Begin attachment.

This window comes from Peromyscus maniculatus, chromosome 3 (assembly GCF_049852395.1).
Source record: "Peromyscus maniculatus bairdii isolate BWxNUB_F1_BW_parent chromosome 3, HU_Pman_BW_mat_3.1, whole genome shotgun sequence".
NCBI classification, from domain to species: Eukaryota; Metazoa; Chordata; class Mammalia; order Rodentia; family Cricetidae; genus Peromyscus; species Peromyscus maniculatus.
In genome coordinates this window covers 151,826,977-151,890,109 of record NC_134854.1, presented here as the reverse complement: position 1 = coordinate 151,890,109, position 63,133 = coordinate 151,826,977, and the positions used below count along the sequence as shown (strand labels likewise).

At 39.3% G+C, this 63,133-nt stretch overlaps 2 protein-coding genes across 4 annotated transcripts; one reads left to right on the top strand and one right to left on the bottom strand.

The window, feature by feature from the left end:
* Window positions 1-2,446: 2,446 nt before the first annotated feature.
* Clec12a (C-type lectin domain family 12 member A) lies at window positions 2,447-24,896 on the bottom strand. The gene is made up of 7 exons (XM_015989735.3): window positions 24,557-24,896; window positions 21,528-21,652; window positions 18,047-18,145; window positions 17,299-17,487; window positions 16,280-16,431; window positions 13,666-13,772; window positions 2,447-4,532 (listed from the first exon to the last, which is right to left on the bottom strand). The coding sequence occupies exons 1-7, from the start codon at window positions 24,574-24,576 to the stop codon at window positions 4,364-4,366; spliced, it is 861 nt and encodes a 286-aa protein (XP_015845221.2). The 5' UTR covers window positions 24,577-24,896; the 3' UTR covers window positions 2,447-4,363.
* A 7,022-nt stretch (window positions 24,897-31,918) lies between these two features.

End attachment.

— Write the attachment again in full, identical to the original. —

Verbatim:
This window comes from Peromyscus maniculatus, chromosome 3 (assembly GCF_049852395.1).
Source record: "Peromyscus maniculatus bairdii isolate BWxNUB_F1_BW_parent chromosome 3, HU_Pman_BW_mat_3.1, whole genome shotgun sequence".
NCBI classification, from domain to species: Eukaryota; Metazoa; Chordata; class Mammalia; order Rodentia; family Cricetidae; genus Peromyscus; species Peromyscus maniculatus.
In genome coordinates this window covers 151,826,977-151,890,109 of record NC_134854.1, presented here as the reverse complement: position 1 = coordinate 151,890,109, position 63,133 = coordinate 151,826,977, and the positions used below count along the sequence as shown (strand labels likewise).

At 39.3% G+C, this 63,133-nt stretch overlaps 2 protein-coding genes across 4 annotated transcripts; one reads left to right on the top strand and one right to left on the bottom strand.

The window, feature by feature from the left end:
* Window positions 1-2,446: 2,446 nt before the first annotated feature.
* Clec12a (C-type lectin domain family 12 member A) lies at window positions 2,447-24,896 on the bottom strand. The gene is made up of 7 exons (XM_015989735.3): window positions 24,557-24,896; window positions 21,528-21,652; window positions 18,047-18,145; window positions 17,299-17,487; window positions 16,280-16,431; window positions 13,666-13,772; window positions 2,447-4,532 (listed from the first exon to the last, which is right to left on the bottom strand). The coding sequence occupies exons 1-7, from the start codon at window positions 24,574-24,576 to the stop codon at window positions 4,364-4,366; spliced, it is 861 nt and encodes a 286-aa protein (XP_015845221.2). The 5' UTR covers window positions 24,577-24,896; the 3' UTR covers window positions 2,447-4,363.
* A 7,022-nt stretch (window positions 24,897-31,918) lies between these two features.